MSHA announces safety campaign to encourage mine workers and operators to perform regular inspections and account for all employees.
Working alone is a risk outlined in MSHA 30 C.F.R. 56.18020. It states:
No employee shall be assigned, or allowed, or be required to perform work alone in any area where hazardous conditions exist that would endanger the employee’s safety unless the employee can communicate with others, can be heard, or can be seen.
Despite this policy, five miners died alone on mine property in the first three months of 2017. Because of this, MSHA has launched a campaign to draw attention to the hazards of working away from others.
“Mine operators should have procedures in place so they can account for the whereabouts of every miner, at the beginning of the shift, while they are working and at the end of the shift,” said Patricia W. Silvey, deputy assistant secretary of labor for operations. “They should assess whether a particular task can be safely completed by a miner working alone, and always follow established communication practices.”
The initiative is asking MSHA inspectors and training specialists to engage miners and mine operators in “walk and talks” during regular inspection visits. The talks will emphasize accounting for all workers at all times and providing operators with best practices for working alone.MSHA splits accident statistics into two categories: coal and metal and nonmetal (MNM).
In the coal mining industry, two workers who died were working alone. The first accident occurred on Jan. 26 when a 42-year-old miner was fatally injured after contact with a moving drive roller. According to MSHA, the worker was positioned between the guard and the conveyor belt drive when he came in contact with the shaft of the belt drive roller.
A 43-year-old plant attendant sustained the second fatal injury in coal mining on Feb. 27 when he fell through a 27-in. opening in a plate press. The attendant was standing on a ladder to repair a damaged plate when he fell 19 ft. onto a moving belt. The victim was found in a transfer chute, approximately 55 ft. down the belt from where he had fallen, according to the agency.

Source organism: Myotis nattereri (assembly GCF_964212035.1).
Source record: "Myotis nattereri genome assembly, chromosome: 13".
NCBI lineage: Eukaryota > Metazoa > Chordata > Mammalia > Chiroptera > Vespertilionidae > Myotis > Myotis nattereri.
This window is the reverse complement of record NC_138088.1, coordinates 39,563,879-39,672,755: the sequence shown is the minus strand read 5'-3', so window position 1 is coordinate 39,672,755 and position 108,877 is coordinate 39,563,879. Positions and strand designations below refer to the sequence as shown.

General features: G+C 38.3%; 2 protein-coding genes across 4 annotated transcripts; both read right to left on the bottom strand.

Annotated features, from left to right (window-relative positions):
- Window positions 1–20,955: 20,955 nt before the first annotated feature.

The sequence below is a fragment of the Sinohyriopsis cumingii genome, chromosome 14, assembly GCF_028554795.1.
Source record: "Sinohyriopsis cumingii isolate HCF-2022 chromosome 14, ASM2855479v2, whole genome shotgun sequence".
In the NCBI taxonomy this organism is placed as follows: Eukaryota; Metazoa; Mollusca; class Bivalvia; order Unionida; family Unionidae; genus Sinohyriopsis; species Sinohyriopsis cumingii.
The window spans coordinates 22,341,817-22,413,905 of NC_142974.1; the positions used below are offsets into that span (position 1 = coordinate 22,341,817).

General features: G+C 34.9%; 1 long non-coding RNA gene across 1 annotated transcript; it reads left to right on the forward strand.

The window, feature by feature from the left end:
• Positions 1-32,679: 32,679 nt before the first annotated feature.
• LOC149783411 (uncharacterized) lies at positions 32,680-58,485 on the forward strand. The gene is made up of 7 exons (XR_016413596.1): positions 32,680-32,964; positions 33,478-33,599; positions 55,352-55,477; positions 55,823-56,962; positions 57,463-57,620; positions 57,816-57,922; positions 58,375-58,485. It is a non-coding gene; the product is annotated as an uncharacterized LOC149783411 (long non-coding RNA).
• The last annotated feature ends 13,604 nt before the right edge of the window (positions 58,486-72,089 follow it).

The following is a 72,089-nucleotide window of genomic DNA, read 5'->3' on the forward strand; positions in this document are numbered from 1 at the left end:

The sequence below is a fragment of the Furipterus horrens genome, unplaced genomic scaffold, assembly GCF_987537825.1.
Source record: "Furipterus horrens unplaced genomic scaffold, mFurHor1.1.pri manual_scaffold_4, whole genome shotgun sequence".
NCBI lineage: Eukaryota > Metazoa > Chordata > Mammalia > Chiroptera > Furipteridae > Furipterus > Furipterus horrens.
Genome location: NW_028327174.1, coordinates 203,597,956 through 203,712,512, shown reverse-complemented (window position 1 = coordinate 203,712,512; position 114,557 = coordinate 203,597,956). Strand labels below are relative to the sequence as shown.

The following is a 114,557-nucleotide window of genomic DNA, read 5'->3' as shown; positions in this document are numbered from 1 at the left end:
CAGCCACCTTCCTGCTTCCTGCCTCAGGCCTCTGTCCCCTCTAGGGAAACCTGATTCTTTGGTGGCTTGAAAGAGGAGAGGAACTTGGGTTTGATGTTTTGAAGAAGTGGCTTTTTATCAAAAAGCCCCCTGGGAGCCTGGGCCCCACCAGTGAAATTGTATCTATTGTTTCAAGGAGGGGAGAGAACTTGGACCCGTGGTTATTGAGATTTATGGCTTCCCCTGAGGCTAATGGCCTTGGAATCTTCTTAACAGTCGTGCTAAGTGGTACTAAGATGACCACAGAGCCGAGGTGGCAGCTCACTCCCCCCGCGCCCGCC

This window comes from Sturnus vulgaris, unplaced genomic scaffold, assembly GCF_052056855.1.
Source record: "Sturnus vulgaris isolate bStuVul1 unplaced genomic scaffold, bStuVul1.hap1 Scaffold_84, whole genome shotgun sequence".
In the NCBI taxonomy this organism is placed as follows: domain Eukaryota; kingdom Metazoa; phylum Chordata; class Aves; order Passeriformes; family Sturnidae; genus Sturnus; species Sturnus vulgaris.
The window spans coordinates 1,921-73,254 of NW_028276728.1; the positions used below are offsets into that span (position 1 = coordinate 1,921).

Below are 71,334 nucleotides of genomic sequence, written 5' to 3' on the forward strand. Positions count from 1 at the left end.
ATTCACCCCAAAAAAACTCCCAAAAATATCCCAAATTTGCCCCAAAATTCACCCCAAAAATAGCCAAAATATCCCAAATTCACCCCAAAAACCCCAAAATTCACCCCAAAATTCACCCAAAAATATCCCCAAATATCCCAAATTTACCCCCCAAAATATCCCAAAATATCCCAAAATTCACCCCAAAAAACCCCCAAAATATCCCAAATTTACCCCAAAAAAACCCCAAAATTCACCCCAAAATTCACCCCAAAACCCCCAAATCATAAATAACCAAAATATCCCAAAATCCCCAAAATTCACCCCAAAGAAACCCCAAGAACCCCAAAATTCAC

In MNM, all three fatal accidents so far in 2017 have involved workers who had been alone or unattended while on the job.
A miner was found deceased on Jan. 25 in an underground limestone mine shaft after other miners discovered he did not exit the mine at the end of the shift. The worker was located under material that had fallen from the rib in an area of the mine that had been barricaded to prevent entry due to bad roof and rib conditions, according to MSHA.
The second fatality transpired on March 14 when an independent owner/operator truck driver was engulfed by sand falling out of the dump trailer while the trailer was in the raised position.
Just ten days later, Friday, March 24, a worker in a separate accident exited his personal flat bed truck, which he left running in sixth gear, to turn off the genset, or diesel generator. The truck moved forward and pinned the worker against the genset building. The driver was not found until the following Monday, March 27.
As a result of these fatalities, MSHA released some best practices miners can follow to prevent accidents:
- Think about the task: Does the miner have adequate training, knowledge, skills and equipment to do the job safely? Does the miner need help to complete the job?
- Always inform a responsible person where the miner will be working and traveling in the mine.
- Before beginning any task, identify the hazards.
- Don’t take shortcuts.
- Use customary check-in/check-out procedures.
The agency originally released a safety alert in January after two of the fatal incidents involving miners working alone occurred within 24 hours of each other.